Celebrating Women’s History Month with Columbus Native Tonza Thomas

We celebrate Afrocentric Women and Women of Color this month by bringing to UI readers the words of an American trailblazer who forged her own destiny by her own desire to serve others. We present to you in this segment of Urban Intellectuals the fearless and awesome wonder of Ms Tonza Sheree Thomas, a stanchion for social justice in her local community, state, and across the nation.

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Women’s History Month usually doesn’t come with the annual fanfare of Black History Month.

Yet and still, America has more than its fair share of trailblazing African-American women who paved inroads across the nation when no one else could or would.

Columbus (GA) native Tonza Sheree Thomas, a former President of the local chapter of the NAACP, past State Secretary for the Georgia State Conference, and current Chapter Lead of Spread The Vote, knows about blazing trails. She’s made a career out of it.

Past, present, and future, Black women across the nation are always on point and Harriet-on-the-spot when it comes to change, freedom and laying the groundwork for the future. Thomas, a graduate of Troy University, is and was involved in many public and civic duties throughout the course of her career. Her spirit, energy and drive tells everyone around her how much she cares about what goes on in the world around her and the world at-large.

Many strive to make a difference, but not enough stick around for the long-term through all of its twists, turns, ups, and downs–and especially through its many ego-bumps.

Feeling the Burn

Celebrating Black Women in AmericaUI asked Thomas what is her ‘burning question’ in life and which ancestor or elder would she ask to address it?

“If I could ask a burning question to an elder or ancestor, living or deceased, who would it be, what would I ask and what would they say? My spirit led me to Harriett Tubman for her heroism along the Underground Railroad.”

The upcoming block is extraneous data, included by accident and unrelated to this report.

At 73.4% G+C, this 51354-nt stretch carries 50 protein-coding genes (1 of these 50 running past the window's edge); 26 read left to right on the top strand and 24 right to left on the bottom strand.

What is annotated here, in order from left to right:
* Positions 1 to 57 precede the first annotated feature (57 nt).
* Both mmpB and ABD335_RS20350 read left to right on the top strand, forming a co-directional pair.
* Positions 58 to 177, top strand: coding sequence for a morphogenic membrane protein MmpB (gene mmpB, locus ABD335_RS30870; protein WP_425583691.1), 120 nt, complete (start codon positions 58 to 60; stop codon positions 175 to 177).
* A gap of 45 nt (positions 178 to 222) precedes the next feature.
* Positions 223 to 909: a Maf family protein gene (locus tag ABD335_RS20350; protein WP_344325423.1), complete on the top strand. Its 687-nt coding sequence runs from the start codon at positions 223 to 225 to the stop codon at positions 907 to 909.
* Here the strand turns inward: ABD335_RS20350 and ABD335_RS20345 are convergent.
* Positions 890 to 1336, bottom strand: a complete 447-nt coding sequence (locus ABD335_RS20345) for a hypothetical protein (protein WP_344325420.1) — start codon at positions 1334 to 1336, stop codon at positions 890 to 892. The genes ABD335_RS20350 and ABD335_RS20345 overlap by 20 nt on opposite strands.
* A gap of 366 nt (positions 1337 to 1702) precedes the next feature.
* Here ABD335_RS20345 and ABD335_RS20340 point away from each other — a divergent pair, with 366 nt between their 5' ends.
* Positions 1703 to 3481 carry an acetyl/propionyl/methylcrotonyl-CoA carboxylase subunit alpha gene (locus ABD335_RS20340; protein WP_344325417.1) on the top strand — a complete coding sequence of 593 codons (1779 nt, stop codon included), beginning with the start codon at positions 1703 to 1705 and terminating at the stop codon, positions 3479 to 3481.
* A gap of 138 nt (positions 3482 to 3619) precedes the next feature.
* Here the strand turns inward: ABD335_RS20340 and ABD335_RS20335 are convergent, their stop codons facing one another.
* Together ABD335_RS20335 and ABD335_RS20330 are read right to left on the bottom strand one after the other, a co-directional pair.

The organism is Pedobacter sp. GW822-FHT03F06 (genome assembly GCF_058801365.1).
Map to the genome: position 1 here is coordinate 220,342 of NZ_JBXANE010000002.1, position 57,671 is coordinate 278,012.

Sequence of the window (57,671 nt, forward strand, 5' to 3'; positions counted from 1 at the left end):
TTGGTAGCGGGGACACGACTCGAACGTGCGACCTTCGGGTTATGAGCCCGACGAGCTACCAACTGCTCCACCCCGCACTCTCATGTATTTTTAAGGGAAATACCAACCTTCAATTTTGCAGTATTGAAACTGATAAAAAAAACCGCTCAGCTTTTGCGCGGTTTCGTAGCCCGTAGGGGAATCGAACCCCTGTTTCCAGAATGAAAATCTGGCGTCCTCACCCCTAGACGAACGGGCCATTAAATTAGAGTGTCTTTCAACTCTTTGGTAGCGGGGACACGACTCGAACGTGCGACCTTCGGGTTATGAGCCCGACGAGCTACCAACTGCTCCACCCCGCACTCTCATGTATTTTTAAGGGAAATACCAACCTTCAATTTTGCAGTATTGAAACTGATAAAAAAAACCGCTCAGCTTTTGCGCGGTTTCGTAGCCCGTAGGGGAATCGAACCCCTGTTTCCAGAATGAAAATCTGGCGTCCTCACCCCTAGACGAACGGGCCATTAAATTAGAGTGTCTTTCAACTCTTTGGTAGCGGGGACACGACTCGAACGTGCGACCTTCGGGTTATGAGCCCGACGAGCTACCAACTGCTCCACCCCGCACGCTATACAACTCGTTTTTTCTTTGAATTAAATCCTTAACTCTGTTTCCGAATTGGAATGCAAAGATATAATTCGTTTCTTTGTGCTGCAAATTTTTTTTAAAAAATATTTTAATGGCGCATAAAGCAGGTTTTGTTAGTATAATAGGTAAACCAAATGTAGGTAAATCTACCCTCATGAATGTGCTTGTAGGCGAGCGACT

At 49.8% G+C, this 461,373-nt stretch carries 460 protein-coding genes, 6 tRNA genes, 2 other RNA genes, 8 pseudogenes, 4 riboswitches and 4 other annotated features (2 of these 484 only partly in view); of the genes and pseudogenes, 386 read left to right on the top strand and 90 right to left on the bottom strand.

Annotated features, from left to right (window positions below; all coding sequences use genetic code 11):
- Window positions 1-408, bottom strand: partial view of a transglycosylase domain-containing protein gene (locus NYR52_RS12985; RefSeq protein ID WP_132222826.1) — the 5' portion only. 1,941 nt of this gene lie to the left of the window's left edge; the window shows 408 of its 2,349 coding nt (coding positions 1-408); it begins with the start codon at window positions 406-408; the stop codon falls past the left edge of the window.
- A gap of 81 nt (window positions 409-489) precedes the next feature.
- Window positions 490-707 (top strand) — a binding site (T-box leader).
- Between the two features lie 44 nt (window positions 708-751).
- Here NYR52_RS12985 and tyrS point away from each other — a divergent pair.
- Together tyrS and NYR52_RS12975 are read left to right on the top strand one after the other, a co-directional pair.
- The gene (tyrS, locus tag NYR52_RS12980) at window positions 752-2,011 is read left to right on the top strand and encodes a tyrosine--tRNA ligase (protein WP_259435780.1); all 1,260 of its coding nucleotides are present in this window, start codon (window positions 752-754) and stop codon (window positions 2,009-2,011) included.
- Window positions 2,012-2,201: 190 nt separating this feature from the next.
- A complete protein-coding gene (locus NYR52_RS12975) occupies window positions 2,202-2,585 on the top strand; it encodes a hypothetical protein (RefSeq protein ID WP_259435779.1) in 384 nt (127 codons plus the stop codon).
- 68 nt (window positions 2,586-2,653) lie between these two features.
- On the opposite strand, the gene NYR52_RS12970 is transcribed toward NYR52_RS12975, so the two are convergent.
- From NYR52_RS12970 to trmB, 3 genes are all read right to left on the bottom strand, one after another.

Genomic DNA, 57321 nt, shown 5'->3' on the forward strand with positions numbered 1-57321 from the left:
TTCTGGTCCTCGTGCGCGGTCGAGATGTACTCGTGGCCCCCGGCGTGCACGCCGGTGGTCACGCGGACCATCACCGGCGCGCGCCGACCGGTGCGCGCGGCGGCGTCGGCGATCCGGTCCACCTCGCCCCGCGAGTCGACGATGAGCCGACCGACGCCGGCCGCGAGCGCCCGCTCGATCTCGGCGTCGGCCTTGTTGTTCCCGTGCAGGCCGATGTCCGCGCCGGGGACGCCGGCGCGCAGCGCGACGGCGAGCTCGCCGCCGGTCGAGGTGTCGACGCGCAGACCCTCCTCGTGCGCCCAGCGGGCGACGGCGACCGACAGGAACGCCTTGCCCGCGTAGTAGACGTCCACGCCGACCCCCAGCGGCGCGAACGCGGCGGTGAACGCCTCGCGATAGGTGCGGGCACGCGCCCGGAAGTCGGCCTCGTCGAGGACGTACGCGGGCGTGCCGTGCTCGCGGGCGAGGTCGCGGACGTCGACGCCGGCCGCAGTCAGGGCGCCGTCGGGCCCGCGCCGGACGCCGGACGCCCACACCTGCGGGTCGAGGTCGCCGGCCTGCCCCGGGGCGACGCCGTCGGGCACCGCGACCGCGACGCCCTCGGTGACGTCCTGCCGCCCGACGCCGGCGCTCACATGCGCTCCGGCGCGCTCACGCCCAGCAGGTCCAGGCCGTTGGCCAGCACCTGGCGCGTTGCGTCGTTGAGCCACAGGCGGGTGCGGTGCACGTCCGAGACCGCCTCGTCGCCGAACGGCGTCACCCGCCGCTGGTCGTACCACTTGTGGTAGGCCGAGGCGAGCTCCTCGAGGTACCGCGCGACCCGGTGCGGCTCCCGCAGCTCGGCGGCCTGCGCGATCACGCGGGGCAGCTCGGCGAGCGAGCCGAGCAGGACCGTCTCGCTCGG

“I’d ask her how she stayed focused on guiding people to freedom while executing those who questioned her direction. I’m sure that she’d correct me by saying, ‘See you got a flipped mouth! Ask me how I carried some and picked some off. Folks would think that we were talking about peas!” … “Everyone knew the cost of freedom and a heap of colored folks didn’t take to me. White folks hid us while we were escaping slavery and the wrong move would have gotten us all killed. When someone troubled me, I would pick them off and then I’d ask the good Lord for forgiveness. It’s called moving by conviction while controlling your emotions. I looked towards the hills from whence cometh my help. All of my help came from the Lord, which made heaven and earth.”

Indeed, our help always came from the unexpected in so many unexpected ways.

Freedom has a cost, a price attached to it that few are willing to pay. We would all do so well to keep the ‘Harriet Spirit’ of freedom, innovation and long-term thinking alive during this dark hour in America history. Our elders paid a price that is rarely exacted from us, and they did so much more with so very few resources.